Meeting the Client’s Witnesses: Be Patient, Be Supportive

Patrick J Ducharme
Patrick J Ducharme

So far as practicable, you should try to provide the same sort of empathy and support to the witnesses who may be called in support of your client. They too feel vulnerable when they deal with lawyers. Who doesn’t? But witnesses feel more than usually threatened. Except for the fear of punishment that the accused alone may face, witnesses consider that they are very nearly in the same position as the accused. They are unfamiliar with and usually frightened of the trial process, so they are reluctant to be involved. They need to be made to feel that the lawyer has taken into account their interest as well as those of the accused. They must come to see that the lawyer representing the accused is competent to handle the trial and to present them before the court without causing them humiliation or terror.

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Book: 2018 Criminal Practice and Procedure

Patrick Ducharme's book: 2018 Criminal Practice & Procedure
2018 Criminal Practice & Procedure, by Patrick Ducharme

 

 

 

 

 

 

 

 

 

 

NOTE THAT PRINTING IS DELAYED to include extensive content on Canada’s new legalized  marihuana laws. New ammendments are anticipated to the Criminal Code of Canada and the Controlled Drugs and Substances Act. The author will discuss the impact of these provisions on persons that are convicted of marijuana related offences on international travel and investments.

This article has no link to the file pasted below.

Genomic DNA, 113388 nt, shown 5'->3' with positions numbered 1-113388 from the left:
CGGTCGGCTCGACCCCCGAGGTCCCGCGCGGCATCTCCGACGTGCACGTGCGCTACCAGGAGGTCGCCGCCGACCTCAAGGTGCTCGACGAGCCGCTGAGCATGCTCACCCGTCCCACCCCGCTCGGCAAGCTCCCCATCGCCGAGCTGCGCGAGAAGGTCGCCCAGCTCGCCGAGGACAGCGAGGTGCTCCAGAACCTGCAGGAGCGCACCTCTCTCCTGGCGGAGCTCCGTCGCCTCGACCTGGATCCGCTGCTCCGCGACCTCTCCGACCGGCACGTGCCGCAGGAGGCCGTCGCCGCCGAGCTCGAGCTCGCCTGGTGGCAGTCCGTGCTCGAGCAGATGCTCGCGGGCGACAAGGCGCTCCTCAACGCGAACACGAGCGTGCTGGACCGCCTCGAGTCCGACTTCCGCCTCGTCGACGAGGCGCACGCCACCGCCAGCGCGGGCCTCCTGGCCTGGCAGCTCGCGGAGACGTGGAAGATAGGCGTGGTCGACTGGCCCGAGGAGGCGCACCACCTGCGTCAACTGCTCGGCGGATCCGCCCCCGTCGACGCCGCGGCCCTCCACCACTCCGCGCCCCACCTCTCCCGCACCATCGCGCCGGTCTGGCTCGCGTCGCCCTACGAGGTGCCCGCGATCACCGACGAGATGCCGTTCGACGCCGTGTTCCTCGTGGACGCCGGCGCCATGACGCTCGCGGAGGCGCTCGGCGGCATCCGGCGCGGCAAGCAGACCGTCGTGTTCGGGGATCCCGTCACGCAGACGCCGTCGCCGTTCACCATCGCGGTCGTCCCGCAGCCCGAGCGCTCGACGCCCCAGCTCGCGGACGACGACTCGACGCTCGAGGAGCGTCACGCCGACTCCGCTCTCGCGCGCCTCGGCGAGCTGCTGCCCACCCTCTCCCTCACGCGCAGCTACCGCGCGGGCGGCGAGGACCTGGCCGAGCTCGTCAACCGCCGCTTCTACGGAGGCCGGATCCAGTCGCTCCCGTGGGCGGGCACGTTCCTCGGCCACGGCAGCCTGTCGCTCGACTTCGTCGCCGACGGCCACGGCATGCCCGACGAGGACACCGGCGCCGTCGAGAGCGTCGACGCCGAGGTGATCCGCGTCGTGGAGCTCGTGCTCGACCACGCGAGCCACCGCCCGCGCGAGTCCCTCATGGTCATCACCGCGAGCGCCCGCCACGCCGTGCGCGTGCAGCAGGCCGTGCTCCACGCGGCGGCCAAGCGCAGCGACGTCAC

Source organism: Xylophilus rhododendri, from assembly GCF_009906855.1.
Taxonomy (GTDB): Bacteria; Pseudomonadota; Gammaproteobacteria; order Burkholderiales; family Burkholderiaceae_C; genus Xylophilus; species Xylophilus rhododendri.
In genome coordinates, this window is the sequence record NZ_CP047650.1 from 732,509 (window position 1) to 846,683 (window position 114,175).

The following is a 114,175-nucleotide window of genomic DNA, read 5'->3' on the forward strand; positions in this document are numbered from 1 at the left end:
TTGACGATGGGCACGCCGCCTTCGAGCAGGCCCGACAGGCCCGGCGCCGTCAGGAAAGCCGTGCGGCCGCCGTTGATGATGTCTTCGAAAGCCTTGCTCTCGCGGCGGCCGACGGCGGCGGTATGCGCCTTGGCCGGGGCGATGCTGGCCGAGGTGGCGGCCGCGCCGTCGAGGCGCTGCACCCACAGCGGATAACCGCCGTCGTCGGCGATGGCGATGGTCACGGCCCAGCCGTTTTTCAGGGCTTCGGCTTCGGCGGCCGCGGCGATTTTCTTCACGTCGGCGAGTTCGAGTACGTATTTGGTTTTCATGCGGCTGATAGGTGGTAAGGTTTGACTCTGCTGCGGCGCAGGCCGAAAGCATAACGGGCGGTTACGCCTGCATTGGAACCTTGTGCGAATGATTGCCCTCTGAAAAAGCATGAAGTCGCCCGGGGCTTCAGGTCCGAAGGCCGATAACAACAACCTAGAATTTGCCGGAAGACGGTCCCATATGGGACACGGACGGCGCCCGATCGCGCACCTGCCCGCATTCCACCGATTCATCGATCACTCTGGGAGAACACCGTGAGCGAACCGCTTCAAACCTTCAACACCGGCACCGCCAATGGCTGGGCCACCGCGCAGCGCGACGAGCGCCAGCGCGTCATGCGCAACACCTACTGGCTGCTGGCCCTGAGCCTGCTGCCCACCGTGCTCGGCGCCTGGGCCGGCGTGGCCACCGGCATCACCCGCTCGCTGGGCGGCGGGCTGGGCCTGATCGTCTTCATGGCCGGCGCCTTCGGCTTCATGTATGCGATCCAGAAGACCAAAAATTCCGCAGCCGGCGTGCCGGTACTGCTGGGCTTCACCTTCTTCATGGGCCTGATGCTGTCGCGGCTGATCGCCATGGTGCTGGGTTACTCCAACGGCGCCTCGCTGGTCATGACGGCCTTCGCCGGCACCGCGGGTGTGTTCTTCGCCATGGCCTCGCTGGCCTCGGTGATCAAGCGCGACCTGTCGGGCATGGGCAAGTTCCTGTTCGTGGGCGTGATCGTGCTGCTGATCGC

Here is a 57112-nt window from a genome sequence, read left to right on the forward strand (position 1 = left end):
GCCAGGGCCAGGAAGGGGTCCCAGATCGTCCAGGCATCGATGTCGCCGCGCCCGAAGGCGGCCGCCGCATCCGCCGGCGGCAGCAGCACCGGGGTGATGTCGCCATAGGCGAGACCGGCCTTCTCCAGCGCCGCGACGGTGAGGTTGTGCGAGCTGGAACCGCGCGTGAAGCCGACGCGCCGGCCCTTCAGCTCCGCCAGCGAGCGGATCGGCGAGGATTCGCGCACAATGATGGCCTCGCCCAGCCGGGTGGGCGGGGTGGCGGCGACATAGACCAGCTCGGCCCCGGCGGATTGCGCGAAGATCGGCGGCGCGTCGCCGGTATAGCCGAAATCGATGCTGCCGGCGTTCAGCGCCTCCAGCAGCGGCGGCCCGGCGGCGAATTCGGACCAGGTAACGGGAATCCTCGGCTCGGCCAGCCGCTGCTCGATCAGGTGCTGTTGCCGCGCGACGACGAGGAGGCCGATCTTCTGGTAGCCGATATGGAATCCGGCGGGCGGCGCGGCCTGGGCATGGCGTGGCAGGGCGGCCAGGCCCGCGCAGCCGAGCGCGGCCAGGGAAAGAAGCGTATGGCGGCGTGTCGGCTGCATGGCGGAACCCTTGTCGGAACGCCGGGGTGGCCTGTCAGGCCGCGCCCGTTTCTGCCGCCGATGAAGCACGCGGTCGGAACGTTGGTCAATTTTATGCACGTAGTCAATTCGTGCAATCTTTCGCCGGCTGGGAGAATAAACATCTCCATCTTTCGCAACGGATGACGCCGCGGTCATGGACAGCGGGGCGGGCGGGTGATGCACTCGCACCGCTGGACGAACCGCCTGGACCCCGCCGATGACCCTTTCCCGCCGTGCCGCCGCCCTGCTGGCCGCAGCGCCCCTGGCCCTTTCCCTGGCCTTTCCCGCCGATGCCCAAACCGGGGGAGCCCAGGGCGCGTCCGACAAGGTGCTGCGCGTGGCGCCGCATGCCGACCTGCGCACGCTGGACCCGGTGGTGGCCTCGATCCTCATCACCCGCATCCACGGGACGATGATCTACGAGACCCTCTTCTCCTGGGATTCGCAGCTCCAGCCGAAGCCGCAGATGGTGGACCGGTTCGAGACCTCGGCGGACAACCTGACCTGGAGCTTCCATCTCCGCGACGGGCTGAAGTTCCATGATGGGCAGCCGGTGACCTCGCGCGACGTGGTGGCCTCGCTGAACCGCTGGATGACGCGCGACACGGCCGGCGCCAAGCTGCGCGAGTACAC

Patrick J Ducharme
Patrick J Ducharme

Patrick Ducharme’s 2018 Criminal Practice and Procedure is the definitive guide to understanding procedural, evidentiary and substantive criminal law principles. It refers to new appellate decisions impacting these areas of law up to and including its date of publication. Although prepared for third year law students, it also serves as an excellent, up-to-date, authoritative consideration of Canadian criminal law, a beneficial tool to all criminal law practitioners, regardless of their level of experience.

It is written by an experienced practitioner whose writing style is sharp and to the point, without legalese. It follows Lord Balfour’s admonition: talk English, not law. Ducharme clarifies complex legal principles using concise language. Even difficult concepts, such as the co-actor’s exception to the hearsay rule, are explained precisely, understandably, using the language of a seasoned trial lawyer like flashing lights on a dark night.